Published May 13, 2011
Find common ground at JBLM hangout
MOLLY GILMORE; Contributing writer
Coffee Strong serves more than coffee.
Just outside the gates of Joint Base Lewis-McChord, the Lakewood coffee shop is a gathering place where soldiers and veterans can find not only free coffee but also access to counseling and information about meeting places and services available to them.
If you’re not a soldier, you’re welcome but you will have to pay for your coffee.
The nonprofit coffee shop, which bills itself as pro-soldier and anti-war, is the subject of a new documentary, “Grounds for Resistance,” which premieres Saturday in Olympia and includes an opportunity to talk to filmmakers and veterans.
“As an organization, our goal is to try to help soldiers any way we can,” said Joseph Carter of Seattle, who helps manage Coffee Strong. “This ranges from navigating the process for applying for disability through the Veterans’ Administration, to helping with legal assistance, to providing a place for soldiers to hang out and talk – or if a soldier has a band, giving them a place to play.”
Carter, a veteran and 2010 graduate of The Evergreen State College, is one of four main subjects of the film, all young veterans who helped to found the shop.
He and other subjects of the documentary will be at Saturday’s premiere along with director Lisa Gilman of Portland.
Gilman, a folklore professor at the University of Oregon, discovered Coffee Strong while doing research on the music soldiers listen to while they’re deployed. “Grounds for Resistance” is her first film.
“I found what they were doing to be so compelling and so important that I started the filmmaking project,” she said.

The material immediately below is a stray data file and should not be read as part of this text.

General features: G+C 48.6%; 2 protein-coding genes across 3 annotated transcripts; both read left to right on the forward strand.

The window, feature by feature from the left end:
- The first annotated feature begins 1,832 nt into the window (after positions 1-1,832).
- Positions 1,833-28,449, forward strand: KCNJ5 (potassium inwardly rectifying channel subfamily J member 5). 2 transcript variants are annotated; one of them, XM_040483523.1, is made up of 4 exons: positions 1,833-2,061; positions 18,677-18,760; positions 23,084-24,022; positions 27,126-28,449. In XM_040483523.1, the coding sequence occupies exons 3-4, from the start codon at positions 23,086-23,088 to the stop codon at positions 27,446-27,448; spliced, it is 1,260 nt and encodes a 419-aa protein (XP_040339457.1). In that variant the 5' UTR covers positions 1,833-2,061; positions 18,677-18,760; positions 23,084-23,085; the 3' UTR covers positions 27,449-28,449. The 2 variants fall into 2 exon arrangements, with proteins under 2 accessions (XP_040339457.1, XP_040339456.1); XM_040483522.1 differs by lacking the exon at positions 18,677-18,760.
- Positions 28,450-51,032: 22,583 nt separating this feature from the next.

The film focuses on the first year of Coffee Strong, which was founded in November 2008 and is now one of two such GI coffee shops in the United States.
“The film tells their personal stories,” Gilman said. “It also shows how they create community for each other as they are struggling with their experiences of war, their politics, their feelings of guilt, their trauma. They are a real support system for each other at the same time as they are participating in regional and national activism.”
That activism is focused on helping soldiers rather than on politics.
“You have everybody here, from a peace activist or a pacifist who is against all war all the time, to someone like myself who says, ‘Hey, I think the Iraq War is poor foreign policy for America,’ ” Carter said. “We have this common ground. We support soldiers.” ‘Grounds for Resistance’
What: This documentary about GI coffee shop Coffee Strong, just outside the gates of Joint Base Lewis-McChord, will have its world premiere in Olympia. Veterans and filmmakers will be there for a Q&A after the screening.
When: 6:30 p.m. Saturday
Where: Capitol Theater, 206 Fifth Ave. S.E., Olympia
Tickets: $8.50, $5.50 for Olympia Film Society members, $4 for kids
What: This nonprofit coffee shop is a gathering spot where soldiers can hang out and get access to support services as well as free coffee and Americanos. But the shop is open to everyone, serving Stumptown coffee and a full array of espresso beverages.
When: 7 a.m.-7 p.m. Mondays-Fridays, 9 a.m.-7 p.m. Saturdays and Sundays
Where: 15109 Union Ave. S.W., Lakewood
More information: 253-581-1565 or www.coffeestrong.org